Buddha’s Birthday Review

I love this time of year. I am not Buddhist but I do feel a great sense of calm when I am at temples, but sadly depending on the time you go, calm might not be achieved. However, this year I had a really great experience and even a personal tour of Junggwangsa.

Here are a few of my observations from this year and I hope that you can find them useful:

Got There Early

Here is a little secret that I picked up a few years ago: go the day before! If you go a few days earlier, there will be zero crowds and the lanterns are usually up and lit as well. I have used this many times for places in and around Ulsan, like Tongdosa, because they get quite busy and parking along with standing is a nightmare.

This year was great! I went with my wife to Jungwangsa on Saturday and there were very few people. I even met the director of the Temple/school and he took me around and showed me the entire building. It was a great experience.


OK, I am going to say this once and once only BRING A TRIPOD! I know that they are heavy and bulky but if you want to get any usable shots from the evening, just bring it. For those more advanced but think that carrying a tripod will ruin their “street image” This is one of those times where you might have to hang up the hipster fashions and tough it out because unless you have the steadiest hand in the world and are shooting at iso 3200+ you will find it difficult.

Be Respectful

I always found a smile and a bow to be a great way to get that “you’re okay” nod from monks and volunteers. Just remember that this is not an amusement park and people are there to pray and give their respects. Thus, they make not appreciate having their photos taken. Also, there may be places that you are not allowed and you must respect that.  This sometimes goes for the main hall and Buddha figure. I have never been asked to delete any images and that smile and nod with a following “chay-song-ham-ni-da” will smooth over any problems. Being aware of your surroundings will reduce your chances of finding yourself in the position to have to apologize.

While on my tour I was allowed into some of the places that usually photographers are not allowed to go or many may find disrespectful to shoot while people are trying to pray. It was my friendly smile that earned me tour of the temple and it was amazing.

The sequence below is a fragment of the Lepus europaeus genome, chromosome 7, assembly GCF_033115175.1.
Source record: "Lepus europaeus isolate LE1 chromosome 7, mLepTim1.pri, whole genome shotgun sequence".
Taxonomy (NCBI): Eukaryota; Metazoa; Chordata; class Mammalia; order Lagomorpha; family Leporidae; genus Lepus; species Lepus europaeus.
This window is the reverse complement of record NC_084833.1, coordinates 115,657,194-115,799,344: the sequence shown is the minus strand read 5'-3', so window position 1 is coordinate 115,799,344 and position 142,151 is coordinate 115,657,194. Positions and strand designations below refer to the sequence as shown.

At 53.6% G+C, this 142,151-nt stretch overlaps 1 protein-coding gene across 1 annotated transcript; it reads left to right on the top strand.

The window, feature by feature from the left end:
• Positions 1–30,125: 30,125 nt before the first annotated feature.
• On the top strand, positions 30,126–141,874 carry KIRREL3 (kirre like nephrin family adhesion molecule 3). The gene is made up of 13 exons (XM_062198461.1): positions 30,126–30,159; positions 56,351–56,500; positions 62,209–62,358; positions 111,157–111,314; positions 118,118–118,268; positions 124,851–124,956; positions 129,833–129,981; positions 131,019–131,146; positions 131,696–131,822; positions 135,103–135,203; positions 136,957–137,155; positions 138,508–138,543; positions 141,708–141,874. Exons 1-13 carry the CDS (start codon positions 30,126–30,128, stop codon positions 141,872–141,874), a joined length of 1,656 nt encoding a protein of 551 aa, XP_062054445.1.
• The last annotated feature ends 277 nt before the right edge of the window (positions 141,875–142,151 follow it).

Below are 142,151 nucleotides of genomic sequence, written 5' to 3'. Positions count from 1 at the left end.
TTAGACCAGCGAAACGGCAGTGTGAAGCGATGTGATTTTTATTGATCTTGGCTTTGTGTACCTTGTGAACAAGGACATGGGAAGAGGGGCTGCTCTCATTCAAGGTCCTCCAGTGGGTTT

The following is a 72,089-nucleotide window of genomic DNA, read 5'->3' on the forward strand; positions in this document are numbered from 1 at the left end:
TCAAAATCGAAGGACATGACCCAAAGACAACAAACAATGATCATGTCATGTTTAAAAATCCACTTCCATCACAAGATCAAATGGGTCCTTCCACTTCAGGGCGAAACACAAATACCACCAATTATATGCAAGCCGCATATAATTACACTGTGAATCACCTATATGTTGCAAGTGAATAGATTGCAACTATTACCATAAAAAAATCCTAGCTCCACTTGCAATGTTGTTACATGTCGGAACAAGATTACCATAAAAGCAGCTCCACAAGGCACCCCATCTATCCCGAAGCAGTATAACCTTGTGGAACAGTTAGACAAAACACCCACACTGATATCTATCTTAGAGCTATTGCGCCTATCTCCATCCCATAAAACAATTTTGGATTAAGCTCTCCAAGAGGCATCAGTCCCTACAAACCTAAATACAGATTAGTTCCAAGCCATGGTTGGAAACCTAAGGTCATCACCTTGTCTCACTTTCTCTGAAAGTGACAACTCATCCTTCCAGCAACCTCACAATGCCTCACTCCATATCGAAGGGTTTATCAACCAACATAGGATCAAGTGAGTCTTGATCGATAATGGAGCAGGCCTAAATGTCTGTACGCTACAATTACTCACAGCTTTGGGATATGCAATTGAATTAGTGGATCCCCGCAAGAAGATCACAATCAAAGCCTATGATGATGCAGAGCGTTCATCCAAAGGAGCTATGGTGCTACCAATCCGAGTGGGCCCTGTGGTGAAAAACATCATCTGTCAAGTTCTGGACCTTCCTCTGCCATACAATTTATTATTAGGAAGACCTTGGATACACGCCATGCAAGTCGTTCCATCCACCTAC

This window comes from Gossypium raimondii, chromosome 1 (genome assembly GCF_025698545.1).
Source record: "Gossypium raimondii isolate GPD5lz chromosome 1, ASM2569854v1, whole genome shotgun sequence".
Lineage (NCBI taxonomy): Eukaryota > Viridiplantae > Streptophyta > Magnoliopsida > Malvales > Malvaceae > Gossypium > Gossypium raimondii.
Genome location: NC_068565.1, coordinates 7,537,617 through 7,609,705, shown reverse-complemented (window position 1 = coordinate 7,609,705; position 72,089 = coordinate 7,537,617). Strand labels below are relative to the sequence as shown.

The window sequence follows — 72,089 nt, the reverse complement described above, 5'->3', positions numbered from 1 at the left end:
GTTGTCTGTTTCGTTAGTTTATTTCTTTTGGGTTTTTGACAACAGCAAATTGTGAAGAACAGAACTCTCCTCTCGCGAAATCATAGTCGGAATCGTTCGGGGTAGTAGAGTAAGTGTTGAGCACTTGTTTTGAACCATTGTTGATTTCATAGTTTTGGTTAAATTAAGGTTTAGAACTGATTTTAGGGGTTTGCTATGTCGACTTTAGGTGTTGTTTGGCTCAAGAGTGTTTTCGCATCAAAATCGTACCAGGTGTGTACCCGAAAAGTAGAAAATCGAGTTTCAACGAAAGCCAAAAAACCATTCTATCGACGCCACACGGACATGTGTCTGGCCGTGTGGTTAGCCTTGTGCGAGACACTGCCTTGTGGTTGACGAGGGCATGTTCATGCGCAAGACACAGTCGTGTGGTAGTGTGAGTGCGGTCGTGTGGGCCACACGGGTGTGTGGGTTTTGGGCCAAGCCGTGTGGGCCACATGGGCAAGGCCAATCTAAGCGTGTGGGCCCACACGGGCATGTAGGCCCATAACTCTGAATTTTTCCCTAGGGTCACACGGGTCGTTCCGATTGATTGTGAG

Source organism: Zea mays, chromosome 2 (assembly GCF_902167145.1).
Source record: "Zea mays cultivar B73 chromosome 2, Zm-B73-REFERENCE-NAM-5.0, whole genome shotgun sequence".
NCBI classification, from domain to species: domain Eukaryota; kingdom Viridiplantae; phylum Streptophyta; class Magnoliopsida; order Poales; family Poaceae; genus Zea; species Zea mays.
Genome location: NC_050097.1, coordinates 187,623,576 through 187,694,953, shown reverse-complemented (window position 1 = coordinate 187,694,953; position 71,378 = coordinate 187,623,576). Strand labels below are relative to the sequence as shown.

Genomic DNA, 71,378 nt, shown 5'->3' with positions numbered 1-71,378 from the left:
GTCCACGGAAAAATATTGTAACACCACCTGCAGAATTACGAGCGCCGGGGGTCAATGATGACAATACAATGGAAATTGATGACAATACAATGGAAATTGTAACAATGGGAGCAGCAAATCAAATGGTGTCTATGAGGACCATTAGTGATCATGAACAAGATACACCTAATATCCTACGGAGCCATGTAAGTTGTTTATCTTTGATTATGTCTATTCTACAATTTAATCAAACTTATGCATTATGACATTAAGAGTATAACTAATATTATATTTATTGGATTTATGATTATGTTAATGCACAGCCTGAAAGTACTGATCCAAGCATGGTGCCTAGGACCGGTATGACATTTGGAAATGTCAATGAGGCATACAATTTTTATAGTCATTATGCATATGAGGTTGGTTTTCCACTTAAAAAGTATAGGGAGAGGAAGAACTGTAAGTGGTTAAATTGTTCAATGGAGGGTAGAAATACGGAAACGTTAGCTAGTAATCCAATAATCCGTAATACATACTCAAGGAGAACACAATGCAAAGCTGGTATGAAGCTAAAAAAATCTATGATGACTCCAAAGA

Here are a few of the Temples that I got to this past long weekend.

1) Junggwansa

Located near the Sinbok Rotary in Ulsan, this temple is one of the largest in the city and has a great display of lotus lanterns. I have been going there for years due to it’s close proximity to my house and the displays. To get there, head past mugeo-dong, through Sinkbok rotary towards the Taehwa River. At night it will be hard not to miss.

2) Baekyongsa

This is one of the newer temples (to me) that I have found to be an interesting place. Placed on a hill overlooking Ulsan, the views from here at night were pretty cool.  This temple has many buildings and were beautifully decorated for the event.

Some other places that I have visited in the past have been:


Located near haeundae, this is one of the most beautiful temples in the area. With its long tunnel of lanterns and golden Buddha, this is a photographers heaven… or Buddhist version of. The path to the temple and the stairs can get kind of congested during this busy time but just relax and enjoy the view. Also take some time to grab a coffee on the way out. Not too many awesome temples have a decent coffee shop next door.


Located near Nopodong in Busan, this is one of the more predominant temples in Busan and one that I want to try and get out to this year.  Dale has a really great write up about the temple and all the heritages. This is definitely a place to head out and explore.


Located close to Ulsan, I try and make it out there every now again. I am constantly enamored by the landscape and timeless feeling of this temple. If you get down to the Ulsan area, this is a place that you must take some time to head out and visit.

This is a short list, I know, but the truth of the matter is that you can pretty much throw a stone and find a good location to shoot. What you want to do is make your shots noticeable. Don’t take the same shots over and over, try for something new each time.



  1. Stu Lillard Reply

    Great patterns and colors for such a birthday party! I was there half a century ago when only hand-held lanterns were available and long lines of visitors.

    • Jason Teale Reply

      Thank you Stu! I always love this time of year. While down near Ulsan you don’t see as many of the hand-held lanterns these days, there is still that sense of celebration. Thank you for the great comment, I really appreciate it.

  2. Kirsten Muolic Reply

    Thanks Jason! Found your blog via Ulsan Online and I’m so glad I did! I am a photography-amateur and have recently moved to Ulsan this year. I’m definitely looking for some places to capture more Korean culture so this was very helpful. Can’t wait to check out temples this year for Buddha’s birthday!

    • Jason Teale Reply

      Thanks Kirsten, also we have a photography club as well that will be going out around then. If you do a search for “Ulsan Photo Club” you will find us.

  3. Pingback:Samgwangsa Temple in Busan | The Sajin

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